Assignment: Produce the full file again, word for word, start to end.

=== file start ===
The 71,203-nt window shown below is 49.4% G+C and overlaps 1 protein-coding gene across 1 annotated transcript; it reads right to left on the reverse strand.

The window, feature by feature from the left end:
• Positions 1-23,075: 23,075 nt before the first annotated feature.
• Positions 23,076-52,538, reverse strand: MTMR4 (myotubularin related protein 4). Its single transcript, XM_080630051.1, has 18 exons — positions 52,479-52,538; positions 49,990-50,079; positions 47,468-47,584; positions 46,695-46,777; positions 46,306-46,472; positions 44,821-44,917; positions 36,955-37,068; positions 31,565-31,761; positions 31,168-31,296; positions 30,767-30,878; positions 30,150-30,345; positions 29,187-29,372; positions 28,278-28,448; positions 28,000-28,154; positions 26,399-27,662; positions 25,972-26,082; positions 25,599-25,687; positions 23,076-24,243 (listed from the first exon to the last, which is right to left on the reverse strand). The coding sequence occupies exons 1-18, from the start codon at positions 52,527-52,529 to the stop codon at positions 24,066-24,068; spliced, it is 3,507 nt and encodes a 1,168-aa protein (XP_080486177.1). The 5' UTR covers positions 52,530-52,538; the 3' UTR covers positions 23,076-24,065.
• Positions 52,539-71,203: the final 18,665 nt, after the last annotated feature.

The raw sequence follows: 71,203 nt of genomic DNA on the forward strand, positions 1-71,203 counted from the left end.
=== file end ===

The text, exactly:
The 71,203-nt window shown below is 49.4% G+C and overlaps 1 protein-coding gene across 1 annotated transcript; it reads right to left on the reverse strand.

The window, feature by feature from the left end:
• Positions 1-23,075: 23,075 nt before the first annotated feature.
• Positions 23,076-52,538, reverse strand: MTMR4 (myotubularin related protein 4). Its single transcript, XM_080630051.1, has 18 exons — positions 52,479-52,538; positions 49,990-50,079; positions 47,468-47,584; positions 46,695-46,777; positions 46,306-46,472; positions 44,821-44,917; positions 36,955-37,068; positions 31,565-31,761; positions 31,168-31,296; positions 30,767-30,878; positions 30,150-30,345; positions 29,187-29,372; positions 28,278-28,448; positions 28,000-28,154; positions 26,399-27,662; positions 25,972-26,082; positions 25,599-25,687; positions 23,076-24,243 (listed from the first exon to the last, which is right to left on the reverse strand). The coding sequence occupies exons 1-18, from the start codon at positions 52,527-52,529 to the stop codon at positions 24,066-24,068; spliced, it is 3,507 nt and encodes a 1,168-aa protein (XP_080486177.1). The 5' UTR covers positions 52,530-52,538; the 3' UTR covers positions 23,076-24,065.
• Positions 52,539-71,203: the final 18,665 nt, after the last annotated feature.

The raw sequence follows: 71,203 nt of genomic DNA on the forward strand, positions 1-71,203 counted from the left end.